QUOTE
AM
Drought and big storms/flooding have been predicted since I started paying attention to the issue in the 1980s. Looks like what was predicted is coming to pass, or better, to roost like a flock of buzzards around a rotting carcass.

Whatever happens in Europe, if climate change is really driving the migration, will then be a testament to the shortsightedness of humanity


well first of all "climate change" has not affected Europe any more than the US. If you have been " paying attention to the issue in the 1980s" you would know that none of the prediction have come to pass.

It's not an issue of what's happening in Europe but in Syria and the ME in general, which is a lack of fresh water (aka drought) that might be driving the migration into Europe. What's happening in Europe is dealing with the migration that is coming, primarily, from Syria.

Your opinion on climate change is noted. Not very many who study climate agree with it, so credibility is lacking. The US military has taken climate change seriously, and that has a lot more credibility.
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Ted
post Nov 15 2015, 09:48 PM
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QUOTE(AuthorMusician @ Nov 15 2015, 12:43 PM) *
QUOTE(Ted @ Nov 10 2015, 05:51 PM) *
QUOTE
AM
Drought and big storms/flooding have been predicted since I started paying attention to the issue in the 1980s. Looks like what was predicted is coming to pass, or better, to roost like a flock of buzzards around a rotting carcass.

Whatever happens in Europe, if climate change is really driving the migration, will then be a testament to the shortsightedness of humanity


well first of all "climate change" has not affected Europe any more than the US. If you have been " paying attention to the issue in the 1980s" you would know that none of the prediction have come to pass.

It's not an issue of what's happening in Europe but in Syria and the ME in general, which is a lack of fresh water (aka drought) that might be driving the migration into Europe. What's happening in Europe is dealing with the migration that is coming, primarily, from Syria.

Your opinion on climate change is noted. Not very many who study climate agree with it, so credibility is lacking. The US military has taken climate change seriously, and that has a lot more credibility.

well even NOAA says things like the drought in Calif. is NOT related to climate change. and its not a question of denying that CO2 is a GHG its what effect it has on temperature and that is where the disagreement is. here is MIT Climatologist R. Lindzen on the sensitivity issue.

QUOTE
We estimate climate sensitivity from observations, using the deseasonalized fluctuations in sea surface temperatures (SSTs) and the concurrent fluctuations in the top-of-atmosphere (TOA) outgoing radiation from the ERBE (1985–1999) and CERES (2000–2008) satellite instruments. Distinct periods of warming and cooling in the SSTs were used to evaluate feedbacks. An earlier study (Lindzen and Choi, 2009) was subject to significant criticisms. The present paper is an expansion of the earlier paper where the various criticisms are taken into account. The present analysis accounts for the 72 day precession period for the ERBE satellite in a more appropriate manner than in the earlier paper. We develop a method to distinguish noise in the outgoing radiation as well as radiation changes that are forcing SST changes from those radiation changes that constitute feedbacks to changes in SST. We demonstrate that our new method does moderately well in distinguishing positive from negative feedbacks and in quantifying negative feedbacks. In contrast, we show that simple regression methods used by several existing papers generally exaggerate positive feedbacks and even show positive feedbacks when actual feedbacks are negative. We argue that feedbacks are largely concentrated in the tropics, and the tropical feedbacks can be adjusted to account for their impact on the globe as a whole. Indeed, we show that including all CERES data (not just from the tropics) leads to results similar to what are obtained for the tropics alone — though with more noise. We again find that the outgoing radiation resulting from SST fluctuations exceeds the zerofeedback response thus implying negative feedback. In contrast to this, the calculated TOA outgoing radiation fluxes from 11 atmospheric models forced by the observed SST are less than the zerofeedback response, consistent with the positive feedbacks that characterize these models. The results imply that the models are exaggerating climate sensitivity.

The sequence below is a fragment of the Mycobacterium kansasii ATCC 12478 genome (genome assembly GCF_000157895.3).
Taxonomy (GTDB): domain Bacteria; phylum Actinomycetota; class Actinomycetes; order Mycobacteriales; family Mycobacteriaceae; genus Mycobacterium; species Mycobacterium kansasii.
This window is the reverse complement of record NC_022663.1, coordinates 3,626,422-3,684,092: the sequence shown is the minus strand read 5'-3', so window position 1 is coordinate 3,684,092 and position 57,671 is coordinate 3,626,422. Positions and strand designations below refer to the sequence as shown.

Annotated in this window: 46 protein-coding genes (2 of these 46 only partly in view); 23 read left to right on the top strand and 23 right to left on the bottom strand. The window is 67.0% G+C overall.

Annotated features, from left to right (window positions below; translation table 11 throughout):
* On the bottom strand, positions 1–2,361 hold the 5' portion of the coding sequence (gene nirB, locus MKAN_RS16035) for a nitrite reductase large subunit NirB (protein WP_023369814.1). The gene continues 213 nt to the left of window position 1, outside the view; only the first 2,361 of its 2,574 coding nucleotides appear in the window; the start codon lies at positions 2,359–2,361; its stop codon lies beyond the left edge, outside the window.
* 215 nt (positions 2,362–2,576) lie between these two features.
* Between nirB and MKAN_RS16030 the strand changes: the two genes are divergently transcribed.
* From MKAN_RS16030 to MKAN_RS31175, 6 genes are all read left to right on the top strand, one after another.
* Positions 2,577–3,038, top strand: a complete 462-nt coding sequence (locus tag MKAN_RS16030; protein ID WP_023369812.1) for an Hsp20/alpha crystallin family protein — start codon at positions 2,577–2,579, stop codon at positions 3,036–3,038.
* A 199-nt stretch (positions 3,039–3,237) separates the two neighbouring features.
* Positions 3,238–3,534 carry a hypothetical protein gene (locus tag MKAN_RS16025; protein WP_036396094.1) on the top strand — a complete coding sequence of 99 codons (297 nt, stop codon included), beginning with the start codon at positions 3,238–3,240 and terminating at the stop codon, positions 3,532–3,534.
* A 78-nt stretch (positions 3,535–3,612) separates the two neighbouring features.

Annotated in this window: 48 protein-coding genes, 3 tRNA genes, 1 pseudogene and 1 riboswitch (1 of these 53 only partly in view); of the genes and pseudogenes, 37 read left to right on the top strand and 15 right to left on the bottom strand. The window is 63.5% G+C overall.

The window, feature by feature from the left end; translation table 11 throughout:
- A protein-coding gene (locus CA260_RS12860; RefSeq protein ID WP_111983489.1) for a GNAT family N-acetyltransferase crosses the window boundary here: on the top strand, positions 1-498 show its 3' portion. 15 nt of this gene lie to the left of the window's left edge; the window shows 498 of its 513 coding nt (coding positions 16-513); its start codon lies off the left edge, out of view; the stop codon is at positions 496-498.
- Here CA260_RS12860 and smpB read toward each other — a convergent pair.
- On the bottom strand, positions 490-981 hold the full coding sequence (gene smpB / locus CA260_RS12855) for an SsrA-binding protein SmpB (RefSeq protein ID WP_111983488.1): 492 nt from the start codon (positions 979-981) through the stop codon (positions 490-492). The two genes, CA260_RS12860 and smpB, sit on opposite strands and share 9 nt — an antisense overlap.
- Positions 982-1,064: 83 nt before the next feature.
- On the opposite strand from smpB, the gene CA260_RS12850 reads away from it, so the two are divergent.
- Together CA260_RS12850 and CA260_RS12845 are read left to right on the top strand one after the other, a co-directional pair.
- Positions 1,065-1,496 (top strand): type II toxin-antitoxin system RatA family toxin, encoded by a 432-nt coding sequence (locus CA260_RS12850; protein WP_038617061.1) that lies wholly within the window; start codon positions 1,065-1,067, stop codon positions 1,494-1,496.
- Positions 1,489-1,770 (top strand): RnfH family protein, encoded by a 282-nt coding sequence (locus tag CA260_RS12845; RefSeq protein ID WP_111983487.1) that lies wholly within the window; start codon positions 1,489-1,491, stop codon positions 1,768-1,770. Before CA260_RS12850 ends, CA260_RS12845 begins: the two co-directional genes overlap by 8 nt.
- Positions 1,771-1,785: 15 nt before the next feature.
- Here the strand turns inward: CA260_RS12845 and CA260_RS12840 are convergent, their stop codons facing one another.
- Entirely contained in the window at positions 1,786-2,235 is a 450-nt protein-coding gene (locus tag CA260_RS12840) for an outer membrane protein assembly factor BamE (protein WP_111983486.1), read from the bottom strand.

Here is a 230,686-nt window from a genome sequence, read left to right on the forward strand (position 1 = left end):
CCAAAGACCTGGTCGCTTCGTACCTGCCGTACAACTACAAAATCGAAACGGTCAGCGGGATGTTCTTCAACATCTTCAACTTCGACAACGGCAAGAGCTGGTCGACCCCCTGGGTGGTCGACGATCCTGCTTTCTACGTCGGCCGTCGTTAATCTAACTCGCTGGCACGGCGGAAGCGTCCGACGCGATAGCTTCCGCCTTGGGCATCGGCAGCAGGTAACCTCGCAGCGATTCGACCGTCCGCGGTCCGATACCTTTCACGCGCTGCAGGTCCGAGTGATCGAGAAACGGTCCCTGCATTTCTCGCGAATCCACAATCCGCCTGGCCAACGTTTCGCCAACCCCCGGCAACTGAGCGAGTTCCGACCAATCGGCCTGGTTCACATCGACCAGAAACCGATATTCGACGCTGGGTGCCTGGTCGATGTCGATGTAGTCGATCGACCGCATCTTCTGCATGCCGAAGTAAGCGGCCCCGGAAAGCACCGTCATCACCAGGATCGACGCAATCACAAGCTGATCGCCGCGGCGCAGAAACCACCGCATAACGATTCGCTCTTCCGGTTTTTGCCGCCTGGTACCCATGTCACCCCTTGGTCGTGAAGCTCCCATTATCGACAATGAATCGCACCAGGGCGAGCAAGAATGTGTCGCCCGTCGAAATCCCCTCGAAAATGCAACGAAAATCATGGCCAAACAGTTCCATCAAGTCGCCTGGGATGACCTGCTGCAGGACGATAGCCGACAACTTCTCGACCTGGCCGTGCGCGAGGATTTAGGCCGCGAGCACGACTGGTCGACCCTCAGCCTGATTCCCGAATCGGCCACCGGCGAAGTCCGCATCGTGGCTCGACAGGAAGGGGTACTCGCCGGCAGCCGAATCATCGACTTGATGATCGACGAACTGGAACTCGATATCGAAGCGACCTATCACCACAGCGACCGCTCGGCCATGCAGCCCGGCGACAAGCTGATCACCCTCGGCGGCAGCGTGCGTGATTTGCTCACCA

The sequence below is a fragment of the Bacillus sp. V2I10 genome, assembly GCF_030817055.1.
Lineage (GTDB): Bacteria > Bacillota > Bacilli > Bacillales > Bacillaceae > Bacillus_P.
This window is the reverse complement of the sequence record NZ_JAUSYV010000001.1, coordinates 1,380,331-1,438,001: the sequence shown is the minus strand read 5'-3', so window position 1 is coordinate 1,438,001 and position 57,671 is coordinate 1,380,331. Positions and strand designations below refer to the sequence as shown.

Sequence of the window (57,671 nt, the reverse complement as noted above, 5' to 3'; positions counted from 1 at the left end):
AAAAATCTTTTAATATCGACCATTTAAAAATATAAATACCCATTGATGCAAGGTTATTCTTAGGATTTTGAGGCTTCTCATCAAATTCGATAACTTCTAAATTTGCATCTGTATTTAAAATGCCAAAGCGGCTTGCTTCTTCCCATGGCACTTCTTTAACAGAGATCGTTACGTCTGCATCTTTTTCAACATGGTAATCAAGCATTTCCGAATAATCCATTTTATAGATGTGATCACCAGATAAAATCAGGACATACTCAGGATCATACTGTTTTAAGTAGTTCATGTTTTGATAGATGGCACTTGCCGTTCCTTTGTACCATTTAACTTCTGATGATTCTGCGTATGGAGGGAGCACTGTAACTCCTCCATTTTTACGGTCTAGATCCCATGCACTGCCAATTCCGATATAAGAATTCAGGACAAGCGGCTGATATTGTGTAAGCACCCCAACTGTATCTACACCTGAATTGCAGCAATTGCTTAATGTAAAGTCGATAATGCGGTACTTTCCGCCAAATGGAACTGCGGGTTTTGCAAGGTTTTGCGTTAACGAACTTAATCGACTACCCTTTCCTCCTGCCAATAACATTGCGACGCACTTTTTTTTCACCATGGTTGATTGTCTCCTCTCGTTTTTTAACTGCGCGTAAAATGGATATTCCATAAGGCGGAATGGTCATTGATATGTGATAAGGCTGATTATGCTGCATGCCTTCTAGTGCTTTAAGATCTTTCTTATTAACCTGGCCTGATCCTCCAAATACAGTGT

http://link.springer.com/article/10.1007/s13143-011-0023-x



and btw the tragedy in Paris highlights exactly why we are better off with armed citizens that the EU. Some of the people who survived in the restaurants related that the gunmen casually reloaded and just kept mowing people down for 10 - 15 minutes . Then they got in their car and went somewhere else and did it again. could not have happened in the US. armed citizens would have shot back and killed some of them as a minimum.
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AuthorMusician
post Nov 17 2015, 08:07 PM